t all began about ten years ago when a small African laboratory published research on the properties of a rather scraggly-looking shrub dubbed the “Never Die” tree by the locals. This indigenous African bush called a Moringa can survive long-term harsh conditions and bad maintenance and even when it’s shriveled and has lost 98 percent of its water it somehow pops back to life after being hydrated flowering and thriving within 24 hours.
That obscure article caught the sharp eye of a Western researcher working in Nigeria and it wasn’t long before the world’s largest pharmaceutical and cosmetic companies had pounced on this miracle plant working feverishly to harness the properties the natives have known about for centuries. Leaves of this tree are renowned among the local population for their anti-inflammatory and immunosuppressive effect and they use the leaves and the oil from the seeds for treatment of stomach ailments fever respiratory conditions and even cancer. The roots also have a wide range of pharmaceutical uses and the oil which doesn’t get rancid or sticky is in demand by the perfume industry for its ability to retain volatile substances. In cosmetology Moringa oil is said to rejuvenate repair soften and hydrate all types of skin and its antioxidants supposedly have incredible anti-aging properties.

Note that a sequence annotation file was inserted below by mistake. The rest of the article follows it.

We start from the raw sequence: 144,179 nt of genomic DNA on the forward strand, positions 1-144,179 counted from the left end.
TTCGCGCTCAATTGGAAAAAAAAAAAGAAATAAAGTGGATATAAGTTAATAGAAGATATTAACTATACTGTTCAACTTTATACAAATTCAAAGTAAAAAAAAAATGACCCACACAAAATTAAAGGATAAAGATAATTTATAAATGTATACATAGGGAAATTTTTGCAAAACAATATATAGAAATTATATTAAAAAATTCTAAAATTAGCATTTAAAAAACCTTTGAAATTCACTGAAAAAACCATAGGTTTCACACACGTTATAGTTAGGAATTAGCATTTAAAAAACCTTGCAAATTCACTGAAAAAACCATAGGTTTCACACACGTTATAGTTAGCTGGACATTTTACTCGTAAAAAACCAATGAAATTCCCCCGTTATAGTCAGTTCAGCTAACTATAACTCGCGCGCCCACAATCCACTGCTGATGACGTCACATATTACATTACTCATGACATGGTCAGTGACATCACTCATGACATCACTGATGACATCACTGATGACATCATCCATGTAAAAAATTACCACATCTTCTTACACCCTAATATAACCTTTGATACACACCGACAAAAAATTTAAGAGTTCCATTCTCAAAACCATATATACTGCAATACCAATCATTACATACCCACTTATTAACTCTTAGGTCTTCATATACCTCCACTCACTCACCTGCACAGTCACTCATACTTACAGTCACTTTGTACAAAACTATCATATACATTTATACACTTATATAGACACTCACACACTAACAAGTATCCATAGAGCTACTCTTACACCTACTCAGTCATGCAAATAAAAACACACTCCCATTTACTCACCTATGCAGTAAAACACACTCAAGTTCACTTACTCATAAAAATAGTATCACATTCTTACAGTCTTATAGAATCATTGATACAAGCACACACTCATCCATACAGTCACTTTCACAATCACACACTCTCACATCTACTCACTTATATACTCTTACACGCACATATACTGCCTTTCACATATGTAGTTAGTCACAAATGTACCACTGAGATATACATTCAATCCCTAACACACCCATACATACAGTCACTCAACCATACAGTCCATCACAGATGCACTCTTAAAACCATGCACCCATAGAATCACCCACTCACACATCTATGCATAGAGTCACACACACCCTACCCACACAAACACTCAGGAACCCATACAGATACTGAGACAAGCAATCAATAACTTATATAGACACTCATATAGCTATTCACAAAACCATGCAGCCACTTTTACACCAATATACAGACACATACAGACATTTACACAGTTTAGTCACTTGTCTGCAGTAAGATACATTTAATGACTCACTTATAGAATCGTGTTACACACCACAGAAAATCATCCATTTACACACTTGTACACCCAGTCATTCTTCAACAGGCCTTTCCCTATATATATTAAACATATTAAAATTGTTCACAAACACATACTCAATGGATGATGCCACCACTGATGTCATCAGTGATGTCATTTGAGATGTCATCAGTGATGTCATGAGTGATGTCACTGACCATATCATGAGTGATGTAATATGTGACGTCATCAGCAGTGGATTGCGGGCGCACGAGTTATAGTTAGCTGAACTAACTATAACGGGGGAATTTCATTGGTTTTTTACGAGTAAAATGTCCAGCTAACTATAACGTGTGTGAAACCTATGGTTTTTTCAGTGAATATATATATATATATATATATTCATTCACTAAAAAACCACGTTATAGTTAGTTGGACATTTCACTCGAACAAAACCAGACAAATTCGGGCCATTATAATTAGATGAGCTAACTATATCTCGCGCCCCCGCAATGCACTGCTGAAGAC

With its ability to recover from long-term dehydration researchers hope the plant will lead them to discover the proverbial fountain of youth — or at least some wonder drug against aging. Meanwhile companies are giving priority to cosmetic opportunities as opposed to medicinal prospects as the approval process is shorter and the profit margin higher.
Unsung Miracle Plants
The Moringa is just one example of what the huge underutilized plant world has to offer the consumer especially when it comes to regionally endemic species according to Dr. Ameenah Gurib-Fakim a world-renowned chemist from the island state of Mauritius off the southeastern tip of Africa — who has recently become president the small country.